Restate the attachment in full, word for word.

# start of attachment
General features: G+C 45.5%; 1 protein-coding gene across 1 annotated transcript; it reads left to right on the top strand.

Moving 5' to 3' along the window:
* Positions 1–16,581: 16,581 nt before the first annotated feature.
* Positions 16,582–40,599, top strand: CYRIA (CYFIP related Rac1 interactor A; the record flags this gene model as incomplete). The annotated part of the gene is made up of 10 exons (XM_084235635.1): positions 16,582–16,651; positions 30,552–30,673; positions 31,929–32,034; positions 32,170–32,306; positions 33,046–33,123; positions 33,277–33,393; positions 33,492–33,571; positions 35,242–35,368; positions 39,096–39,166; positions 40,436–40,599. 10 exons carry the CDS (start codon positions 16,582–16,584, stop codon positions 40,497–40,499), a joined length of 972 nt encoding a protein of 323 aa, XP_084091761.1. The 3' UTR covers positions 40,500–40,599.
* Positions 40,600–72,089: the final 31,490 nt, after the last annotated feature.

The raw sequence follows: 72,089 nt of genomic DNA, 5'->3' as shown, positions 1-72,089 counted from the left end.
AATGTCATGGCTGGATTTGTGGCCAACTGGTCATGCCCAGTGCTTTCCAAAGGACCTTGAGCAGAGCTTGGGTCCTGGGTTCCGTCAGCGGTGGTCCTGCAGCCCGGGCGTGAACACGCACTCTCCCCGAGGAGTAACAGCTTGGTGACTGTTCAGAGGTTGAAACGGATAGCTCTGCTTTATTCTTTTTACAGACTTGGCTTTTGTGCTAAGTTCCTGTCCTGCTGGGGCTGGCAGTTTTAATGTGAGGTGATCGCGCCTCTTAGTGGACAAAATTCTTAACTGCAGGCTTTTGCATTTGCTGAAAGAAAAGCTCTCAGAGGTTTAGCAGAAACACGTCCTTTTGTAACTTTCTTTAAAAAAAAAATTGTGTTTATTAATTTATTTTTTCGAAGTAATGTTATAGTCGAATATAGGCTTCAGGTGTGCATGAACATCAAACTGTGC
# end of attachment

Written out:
General features: G+C 45.5%; 1 protein-coding gene across 1 annotated transcript; it reads left to right on the top strand.

Moving 5' to 3' along the window:
* Positions 1–16,581: 16,581 nt before the first annotated feature.
* Positions 16,582–40,599, top strand: CYRIA (CYFIP related Rac1 interactor A; the record flags this gene model as incomplete). The annotated part of the gene is made up of 10 exons (XM_084235635.1): positions 16,582–16,651; positions 30,552–30,673; positions 31,929–32,034; positions 32,170–32,306; positions 33,046–33,123; positions 33,277–33,393; positions 33,492–33,571; positions 35,242–35,368; positions 39,096–39,166; positions 40,436–40,599. 10 exons carry the CDS (start codon positions 16,582–16,584, stop codon positions 40,497–40,499), a joined length of 972 nt encoding a protein of 323 aa, XP_084091761.1. The 3' UTR covers positions 40,500–40,599.
* Positions 40,600–72,089: the final 31,490 nt, after the last annotated feature.

The raw sequence follows: 72,089 nt of genomic DNA, 5'->3' as shown, positions 1-72,089 counted from the left end.
AATGTCATGGCTGGATTTGTGGCCAACTGGTCATGCCCAGTGCTTTCCAAAGGACCTTGAGCAGAGCTTGGGTCCTGGGTTCCGTCAGCGGTGGTCCTGCAGCCCGGGCGTGAACACGCACTCTCCCCGAGGAGTAACAGCTTGGTGACTGTTCAGAGGTTGAAACGGATAGCTCTGCTTTATTCTTTTTACAGACTTGGCTTTTGTGCTAAGTTCCTGTCCTGCTGGGGCTGGCAGTTTTAATGTGAGGTGATCGCGCCTCTTAGTGGACAAAATTCTTAACTGCAGGCTTTTGCATTTGCTGAAAGAAAAGCTCTCAGAGGTTTAGCAGAAACACGTCCTTTTGTAACTTTCTTTAAAAAAAAAATTGTGTTTATTAATTTATTTTTTCGAAGTAATGTTATAGTCGAATATAGGCTTCAGGTGTGCATGAACATCAAACTGTGC